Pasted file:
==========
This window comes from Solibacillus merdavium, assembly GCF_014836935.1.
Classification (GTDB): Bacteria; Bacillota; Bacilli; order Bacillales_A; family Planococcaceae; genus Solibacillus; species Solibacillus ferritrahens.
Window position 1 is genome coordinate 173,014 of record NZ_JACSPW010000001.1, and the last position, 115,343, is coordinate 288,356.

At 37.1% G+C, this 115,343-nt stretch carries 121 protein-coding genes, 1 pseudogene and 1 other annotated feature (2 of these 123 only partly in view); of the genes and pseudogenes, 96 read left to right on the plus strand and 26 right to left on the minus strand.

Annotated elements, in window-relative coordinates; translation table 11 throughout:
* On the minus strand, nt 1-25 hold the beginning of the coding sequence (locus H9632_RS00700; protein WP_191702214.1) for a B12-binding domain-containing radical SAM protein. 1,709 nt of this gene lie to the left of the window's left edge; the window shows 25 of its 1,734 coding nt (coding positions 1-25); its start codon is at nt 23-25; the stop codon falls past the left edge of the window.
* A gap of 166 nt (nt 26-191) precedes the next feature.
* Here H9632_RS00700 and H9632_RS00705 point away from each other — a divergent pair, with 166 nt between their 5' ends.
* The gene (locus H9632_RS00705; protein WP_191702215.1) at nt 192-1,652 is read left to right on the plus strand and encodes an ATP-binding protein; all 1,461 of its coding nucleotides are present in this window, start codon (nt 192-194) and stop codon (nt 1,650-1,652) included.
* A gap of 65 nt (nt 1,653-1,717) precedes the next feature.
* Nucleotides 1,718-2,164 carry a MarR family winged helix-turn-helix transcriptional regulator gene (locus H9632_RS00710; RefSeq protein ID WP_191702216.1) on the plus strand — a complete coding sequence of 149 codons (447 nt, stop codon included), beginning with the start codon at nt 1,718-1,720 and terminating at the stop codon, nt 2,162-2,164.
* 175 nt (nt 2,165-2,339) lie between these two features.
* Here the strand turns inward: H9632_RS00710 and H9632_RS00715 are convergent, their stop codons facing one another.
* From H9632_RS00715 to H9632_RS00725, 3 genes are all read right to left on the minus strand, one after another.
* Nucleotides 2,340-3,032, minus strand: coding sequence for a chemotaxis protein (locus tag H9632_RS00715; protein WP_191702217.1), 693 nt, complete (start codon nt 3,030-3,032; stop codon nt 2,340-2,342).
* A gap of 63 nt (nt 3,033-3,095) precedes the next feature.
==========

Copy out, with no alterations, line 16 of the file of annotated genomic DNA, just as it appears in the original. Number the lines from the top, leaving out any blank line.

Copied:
* A gap of 63 nt (nt 3,033-3,095) precedes the next feature.